The Influence of Sold-Out Products

Sold-out products cre­ate “inform­a­tion cas­cades” where we infer that the next-best item must also be of a sim­il­ar high qual­ity and value for money: sold-out items ‘val­id­ate’ sim­il­ar products, per­suad­ing us to pur­chase more read­ily.

“Sold-out products cre­ate a sense of imme­di­acy for cus­tom­ers; they feel that if one product is gone, the next item could also sell out. […] Research shows there’s also an inform­a­tion cas­cade, where people infer that if a product is sold out, it must have been good and there­fore a sim­il­ar avail­able product will also be desir­able.”

The study […] found 61 per cent of shop­pers would buy a par­tic­u­lar five-hour ski pass for $20, but that fig­ure rose to 91 per cent when they thought a 10-hour ski pass for the same moun­tain slope for $40 had sold out.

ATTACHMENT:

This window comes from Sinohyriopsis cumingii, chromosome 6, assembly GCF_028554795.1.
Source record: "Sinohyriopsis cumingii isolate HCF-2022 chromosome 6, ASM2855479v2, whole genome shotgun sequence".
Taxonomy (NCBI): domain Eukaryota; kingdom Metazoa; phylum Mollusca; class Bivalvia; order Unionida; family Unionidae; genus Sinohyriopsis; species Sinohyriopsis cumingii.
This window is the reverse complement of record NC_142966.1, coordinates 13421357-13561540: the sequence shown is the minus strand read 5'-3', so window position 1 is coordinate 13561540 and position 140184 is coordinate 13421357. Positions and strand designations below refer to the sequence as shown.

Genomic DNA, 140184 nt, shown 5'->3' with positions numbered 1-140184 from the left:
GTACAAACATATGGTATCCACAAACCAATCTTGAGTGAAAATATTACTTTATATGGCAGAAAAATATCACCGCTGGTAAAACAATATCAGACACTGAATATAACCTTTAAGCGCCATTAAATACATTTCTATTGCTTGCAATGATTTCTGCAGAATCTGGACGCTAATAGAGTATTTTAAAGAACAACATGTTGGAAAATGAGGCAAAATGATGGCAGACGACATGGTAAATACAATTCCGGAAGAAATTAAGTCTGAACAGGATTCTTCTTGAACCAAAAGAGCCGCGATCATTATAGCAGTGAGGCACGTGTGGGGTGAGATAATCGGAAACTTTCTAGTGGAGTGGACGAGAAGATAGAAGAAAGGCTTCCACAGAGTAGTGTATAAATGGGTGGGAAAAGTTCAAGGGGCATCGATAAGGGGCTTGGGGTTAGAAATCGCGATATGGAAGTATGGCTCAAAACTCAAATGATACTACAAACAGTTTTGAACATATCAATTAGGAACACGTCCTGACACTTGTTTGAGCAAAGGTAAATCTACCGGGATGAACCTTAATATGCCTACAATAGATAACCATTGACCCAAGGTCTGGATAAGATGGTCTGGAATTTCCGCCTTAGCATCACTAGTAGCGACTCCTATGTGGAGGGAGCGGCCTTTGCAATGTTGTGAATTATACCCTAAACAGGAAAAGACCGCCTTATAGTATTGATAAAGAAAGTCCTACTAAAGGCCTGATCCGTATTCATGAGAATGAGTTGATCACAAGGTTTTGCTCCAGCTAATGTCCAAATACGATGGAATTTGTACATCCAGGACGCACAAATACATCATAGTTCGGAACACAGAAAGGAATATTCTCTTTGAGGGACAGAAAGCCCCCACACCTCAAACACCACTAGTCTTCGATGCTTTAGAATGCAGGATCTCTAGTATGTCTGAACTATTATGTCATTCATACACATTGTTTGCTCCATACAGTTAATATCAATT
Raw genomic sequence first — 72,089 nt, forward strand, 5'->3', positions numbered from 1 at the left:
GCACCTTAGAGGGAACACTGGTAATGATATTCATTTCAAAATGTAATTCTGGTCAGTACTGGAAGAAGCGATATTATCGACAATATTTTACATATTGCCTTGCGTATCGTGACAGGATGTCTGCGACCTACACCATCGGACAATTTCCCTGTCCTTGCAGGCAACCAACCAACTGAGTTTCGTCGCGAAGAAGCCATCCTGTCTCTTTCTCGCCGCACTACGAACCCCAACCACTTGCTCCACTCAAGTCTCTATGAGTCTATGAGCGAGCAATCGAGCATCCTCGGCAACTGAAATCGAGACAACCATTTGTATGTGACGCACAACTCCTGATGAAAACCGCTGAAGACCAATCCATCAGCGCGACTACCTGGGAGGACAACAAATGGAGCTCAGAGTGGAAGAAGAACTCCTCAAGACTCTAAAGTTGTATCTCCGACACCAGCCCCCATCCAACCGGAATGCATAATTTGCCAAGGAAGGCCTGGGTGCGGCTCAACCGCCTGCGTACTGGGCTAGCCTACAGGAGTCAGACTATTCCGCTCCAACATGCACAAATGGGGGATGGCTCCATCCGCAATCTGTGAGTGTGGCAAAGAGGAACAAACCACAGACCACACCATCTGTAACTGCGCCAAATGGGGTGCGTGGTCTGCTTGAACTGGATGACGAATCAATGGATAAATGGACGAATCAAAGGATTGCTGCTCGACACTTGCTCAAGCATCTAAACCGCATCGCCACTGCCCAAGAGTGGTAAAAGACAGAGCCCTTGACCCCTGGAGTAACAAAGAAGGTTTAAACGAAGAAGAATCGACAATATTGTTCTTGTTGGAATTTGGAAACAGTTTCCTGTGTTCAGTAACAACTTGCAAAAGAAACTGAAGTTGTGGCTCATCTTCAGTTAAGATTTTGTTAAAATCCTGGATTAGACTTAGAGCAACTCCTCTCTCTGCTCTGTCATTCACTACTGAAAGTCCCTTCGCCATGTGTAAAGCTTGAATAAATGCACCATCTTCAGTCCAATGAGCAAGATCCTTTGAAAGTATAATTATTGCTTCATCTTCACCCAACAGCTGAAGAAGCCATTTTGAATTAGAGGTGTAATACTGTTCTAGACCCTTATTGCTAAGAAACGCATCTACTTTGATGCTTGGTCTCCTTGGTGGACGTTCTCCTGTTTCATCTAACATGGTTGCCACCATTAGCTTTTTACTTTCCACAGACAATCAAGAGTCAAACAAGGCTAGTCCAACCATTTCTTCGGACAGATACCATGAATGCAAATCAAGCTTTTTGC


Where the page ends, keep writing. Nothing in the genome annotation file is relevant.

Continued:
A sim­il­ar study of mer­lot wines found 49 per cent of con­sumers would buy a bottle if they had one choice, but when they thought a sim­il­ar wine had sold out next to it on the shelf, nearly twice the num­ber of shop­pers would take home the avail­able bottle.

The research­ers note that for com­mon ‘stock’ items a sold-out status breeds con­tempt, where­as new and sold-out products sig­nal an unanti­cip­ated demand for a qual­ity product.

It goes without say­ing that the sold-out items didn’t neces­sar­ily have to exist, right?